Looking Beyond Walmart's CSR Positioning — The Real Reasons Behind the Drive to Buy Locally

Last Friday, Spend Matters opined on a number of total cost and environmental implications of this announcement from Walmart suggesting that the retail giant is going to move towards a greater embrace of local sourcing for fresh produce (i.e., sourcing fruits, vegetables from local farms rather than leveraging regional or nationwide distribution). Even though I'm skeptical of how effectively this will work in practice for Walmart's fresh produce, I think the concept of local -- or at least regional -- sourcing is one that we'll see even more of in 2011. This will happen across industries, extending beyond the grocery business. But it won't just occur because we want to be more "green."

In fact, I see a number of reasons for an increase in working with more localized suppliers in general. Many of the reasons below have nothing to do with CSR initiatives:

  1. The more local suppliers are, the more we tend to know about any operational or financial risk factors they may pose based on local personal and professional relationships. In a bad economy, we'll be more pensive than ever regarding how we can reduce or at least proactively act on risk. Local sourcing could very well play into this new emphasis.
  2. Let's face it -- the US dollar is a train wreck. Recent current movements suggest that the RMB (i.e., "Mao" money, as we call it in the office) and gold billets are probably a far safer near-term store of value than greenbacks backed by the full faith and credit of a government whose core competency is going into more and more debt with no end in site. Local sourcing will reduce the risk of overseas suppliers re-pricing contracts in local currencies or renegotiating based on the lower and lower value of the dollar.
  3. Given the general trend on both sides of the political aisle of looking at China's continued currency manipulation and one-sided trade and investment policies rather than sweeping the politburo's moves under the DC red carpet, it's likely we'll either see new types of incentives for buying locally or at least policies that raise the China -- and hence the low cost country sourcing -- price as well. Two can play the Sun Tzu game -- and it's about time we finally caught on. Unfortunately, realizing we're actually at war will cost us prices which were unrealistically low for the past decade (but at our expense).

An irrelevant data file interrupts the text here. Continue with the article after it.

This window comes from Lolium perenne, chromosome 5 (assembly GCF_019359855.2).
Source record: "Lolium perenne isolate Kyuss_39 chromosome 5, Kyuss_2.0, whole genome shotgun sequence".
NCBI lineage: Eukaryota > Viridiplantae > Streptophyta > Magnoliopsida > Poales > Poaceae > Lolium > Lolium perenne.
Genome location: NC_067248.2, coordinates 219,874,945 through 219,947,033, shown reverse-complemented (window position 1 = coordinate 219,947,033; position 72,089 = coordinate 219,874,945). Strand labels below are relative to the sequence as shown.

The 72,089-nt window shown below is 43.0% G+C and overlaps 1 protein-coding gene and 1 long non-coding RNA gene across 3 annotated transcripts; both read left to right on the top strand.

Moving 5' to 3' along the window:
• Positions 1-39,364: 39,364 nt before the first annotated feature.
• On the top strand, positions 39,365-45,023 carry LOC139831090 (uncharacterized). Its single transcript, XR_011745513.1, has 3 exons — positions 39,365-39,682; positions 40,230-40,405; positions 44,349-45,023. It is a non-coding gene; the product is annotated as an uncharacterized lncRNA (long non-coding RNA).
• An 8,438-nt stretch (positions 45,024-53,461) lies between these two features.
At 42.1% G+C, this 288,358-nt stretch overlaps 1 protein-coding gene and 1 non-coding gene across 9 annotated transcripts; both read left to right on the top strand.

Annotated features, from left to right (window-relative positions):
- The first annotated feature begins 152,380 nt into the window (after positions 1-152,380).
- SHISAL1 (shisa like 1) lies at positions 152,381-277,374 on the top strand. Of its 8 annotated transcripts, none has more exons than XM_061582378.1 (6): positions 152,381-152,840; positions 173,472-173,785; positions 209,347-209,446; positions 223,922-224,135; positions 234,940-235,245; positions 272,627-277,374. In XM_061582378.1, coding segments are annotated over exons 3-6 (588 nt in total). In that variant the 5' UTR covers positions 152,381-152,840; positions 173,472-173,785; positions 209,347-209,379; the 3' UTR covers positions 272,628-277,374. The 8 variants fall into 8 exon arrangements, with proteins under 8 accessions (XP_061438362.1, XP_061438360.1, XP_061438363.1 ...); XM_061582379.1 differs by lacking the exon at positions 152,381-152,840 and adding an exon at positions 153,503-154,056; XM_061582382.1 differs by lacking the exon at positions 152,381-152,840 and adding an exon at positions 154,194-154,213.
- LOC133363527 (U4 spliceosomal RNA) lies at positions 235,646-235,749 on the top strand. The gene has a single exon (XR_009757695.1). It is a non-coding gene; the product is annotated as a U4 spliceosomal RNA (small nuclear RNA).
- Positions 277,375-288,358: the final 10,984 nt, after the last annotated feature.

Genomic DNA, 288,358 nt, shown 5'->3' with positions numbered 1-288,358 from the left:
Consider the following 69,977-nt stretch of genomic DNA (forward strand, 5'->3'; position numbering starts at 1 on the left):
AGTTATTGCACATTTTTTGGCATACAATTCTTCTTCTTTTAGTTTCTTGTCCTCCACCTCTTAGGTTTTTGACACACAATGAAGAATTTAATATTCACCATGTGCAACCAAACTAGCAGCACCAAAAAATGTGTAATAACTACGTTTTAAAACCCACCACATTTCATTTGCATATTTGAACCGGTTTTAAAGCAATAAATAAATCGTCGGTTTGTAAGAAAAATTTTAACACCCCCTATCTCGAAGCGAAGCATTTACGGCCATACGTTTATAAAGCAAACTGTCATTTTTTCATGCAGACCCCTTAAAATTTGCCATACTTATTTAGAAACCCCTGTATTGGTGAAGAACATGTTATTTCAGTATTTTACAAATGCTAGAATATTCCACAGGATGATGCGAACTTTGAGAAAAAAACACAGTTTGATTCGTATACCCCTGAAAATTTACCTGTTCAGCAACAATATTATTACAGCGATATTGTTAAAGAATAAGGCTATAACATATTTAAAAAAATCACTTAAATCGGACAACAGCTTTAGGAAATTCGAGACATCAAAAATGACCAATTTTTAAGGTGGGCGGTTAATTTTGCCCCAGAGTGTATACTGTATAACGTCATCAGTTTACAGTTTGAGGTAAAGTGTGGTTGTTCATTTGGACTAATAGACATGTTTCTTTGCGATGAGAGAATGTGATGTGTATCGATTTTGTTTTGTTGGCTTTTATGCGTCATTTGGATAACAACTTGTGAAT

4. Given continued concerns over global supply availability -- thanks to regional demand in developing markets and a larger and larger consumer and business usage base (e.g., automobiles on the road in China) as well as financial speculation, it's likely that oil and energy prices will move in ways that become further disconnected from the US economy. The shorter a supply chain is, the cheaper it will be to operate. If the US double-dips and the rest of the large and/or developing market world economies remain flat or climb, local sourcing will be a smarter choice from a Spend Management logistics perspective.
  5. If commodity prices move against us as demands drop, one of the only ways we'll be able to beat cost out of the supply chain in a non-zero sum manner will be to focus on supplier development. It's far easier to drive Six Sigma, lean and other cost take-out focused supplier development programs locally rather than across the globe. Besides, a beer with your suppliers in the town next door or Central Europe taste far better than the oxidized rocket fuel that passes for "wine" in China.
  6. The shorter our supply chain, the less inventory that is necessary to carry. If we return to a situation where working capital was king as much as it was in 2008 and 2009, we'll place a greater emphasis on unit cost prices that factor in total total cost, including inventory carrying costs into the Spend Management equation.

Are there other non-green benefits of local sourcing that we're missing given the current and potential future state of the economy and world market? If so, drop a line or post a comment.

Jason Busch

Discuss this:

Your email address will not be published. Required fields are marked *